Camille Kotton, M.D.
Clinical director of transplant and immunocompromised host infectious diseases, Infectious Diseases Division, Massachusetts General Hospital

Steven Varga, Ph.D.

“Because not enough people have received the booster dose, we don’t yet have clear data regarding whether or not it will decrease the chances that a vaccinated individual could become infected or spread the virus. However, the data thus far show that individuals that received the booster exhibit an increase in their antibody response, which should result in increased immunity and should limit the chances that they would spread the virus to others. That increased immunity is certainly likely to decrease the frequency of people that have been vaccinated and experience symptomatic disease.” (Posted September 30, 2021 | Download Video)

Steven Varga, Ph.D.
Professor of microbiology and immunology, University of Iowa Carver College of Medicine

Boosters are available as soon as six months after the second dose. What does the evidence say about this timing versus a later booster dose?


Camille Kotton, M.D.

“The data look pretty convincing that for people over the age of sixty-five who have waning immunity, an additional dose of vaccine six months after they finish their primary Pfizer vaccine series would be a good idea. But, for the majority of other groups, it does not look as convincing that they need to go out starting exactly six months afterwards and they could delay a bit. Most people would still be very well protected by robust immunity from their primary vaccine series.” (Posted September 30, 2021 | Download Video)

Camille Kotton, M.D.
Clinical director of transplant and immunocompromised host infectious diseases, Infectious Diseases Division, Massachusetts General Hospital

Steven Varga, Ph.D.

“The data indicate that after two doses of the Pfizer-BioNTech vaccine, that individuals are very well protected from severe disease for at least six months after the second shot. However, similar to other vaccines such as the yearly influenza vaccine, immunity induced by COVID vaccines starts to wane after six months, which is why the booster shot has been recommended and approved by the FDA and CDC. Because immunity will continue to decline in most people over time, individuals that are at high risk for exposure, such as health care workers and teachers, should get the vaccine as close to six months after their second dose, rather than waiting longer which could result in an increased chance of an individual getting a breakthrough infection over time.” (Posted September 30, 2021 | Download Video)

Steven Varga, Ph.D.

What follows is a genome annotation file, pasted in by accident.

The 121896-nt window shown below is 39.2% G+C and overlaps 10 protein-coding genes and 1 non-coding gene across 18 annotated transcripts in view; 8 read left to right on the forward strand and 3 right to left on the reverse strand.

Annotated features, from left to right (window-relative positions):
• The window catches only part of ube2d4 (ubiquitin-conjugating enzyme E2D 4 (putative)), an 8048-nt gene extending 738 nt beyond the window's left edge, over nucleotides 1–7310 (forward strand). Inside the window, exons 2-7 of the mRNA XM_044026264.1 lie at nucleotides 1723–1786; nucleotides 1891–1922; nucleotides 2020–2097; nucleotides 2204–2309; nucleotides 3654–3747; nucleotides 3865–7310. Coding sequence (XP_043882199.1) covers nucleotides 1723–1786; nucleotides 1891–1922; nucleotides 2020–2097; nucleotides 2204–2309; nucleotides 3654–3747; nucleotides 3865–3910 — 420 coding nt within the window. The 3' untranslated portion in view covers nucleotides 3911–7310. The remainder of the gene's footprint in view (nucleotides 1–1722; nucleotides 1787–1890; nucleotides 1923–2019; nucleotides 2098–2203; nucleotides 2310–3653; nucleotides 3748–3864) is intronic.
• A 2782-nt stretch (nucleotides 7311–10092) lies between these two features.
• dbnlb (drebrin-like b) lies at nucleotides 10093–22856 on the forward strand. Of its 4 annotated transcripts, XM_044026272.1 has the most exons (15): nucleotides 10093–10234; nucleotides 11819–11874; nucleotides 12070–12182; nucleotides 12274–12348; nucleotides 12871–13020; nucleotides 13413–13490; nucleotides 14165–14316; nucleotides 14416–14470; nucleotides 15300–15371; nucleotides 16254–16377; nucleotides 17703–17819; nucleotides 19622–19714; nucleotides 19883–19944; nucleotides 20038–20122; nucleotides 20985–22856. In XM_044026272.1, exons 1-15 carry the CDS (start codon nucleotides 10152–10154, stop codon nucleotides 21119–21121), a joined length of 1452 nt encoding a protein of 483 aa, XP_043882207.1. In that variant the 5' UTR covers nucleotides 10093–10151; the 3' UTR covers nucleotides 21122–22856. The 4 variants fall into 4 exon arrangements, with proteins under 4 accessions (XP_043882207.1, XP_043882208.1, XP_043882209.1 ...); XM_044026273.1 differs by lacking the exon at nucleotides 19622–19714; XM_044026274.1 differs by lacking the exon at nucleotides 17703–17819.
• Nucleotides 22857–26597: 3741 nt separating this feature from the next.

Professor of microbiology and immunology, University of Iowa Carver College of Medicine

August 18, 2021


What does the evidence say about COVID-19 booster shots for everyone? What research questions about booster shots remain unanswered?


Dr. Jesse Goodman

“Right now, what’s driving this consideration of booster shots is two things: One, is we’re seeing the levels of antibody that vaccinated patients have decline over time, which can sometimes signal a loss in protection. But number two, more important, we’re seeing that the protection against overall infections is also declining. What we’re not seeing yet, and remain in question, is whether this has an effect on the outcomes we’re really trying to prevent, which is hospitalization, severe disease, death. And so far vaccine protection against those more severe manifestations is holding up well.”  (Posted August 18, 2021 | Download Video)

Jesse L. Goodman, M.D., M.P.H.
Professor of medicine, Georgetown University

Dr. Dorry Segev

“Eventually all of us will need booster shots for our COVID vaccines because the immune response we get to that vaccine decreases over time. This is called the durability of the immune response. We don’t know exactly how long the immune response will last, but we expect that at about eight months or so is when we’ll need that additional booster. Ongoing research will tell us better what that magic window is.” (Posted August 18, 2021 | Download Video)

Dorry Segev, M.D., Ph.D.
Professor of surgery and epidemiology, Johns Hopkins University

“The limited data sets shared by the vaccine manufacturers show that indeed a third shot substantially increases neutralizing serum antibody levels so the body can more effectively fight off the virus. However, these samples were collected within a month after that third shot, which would be the time antibody production is highest after a booster shot. Two main questions remain: First, how sustained is the increase in antibody levels? Ideally it would last six months or more. Second, would that third shot impact the spread of highly infectious variants, such as delta?” (Posted August 18, 2021)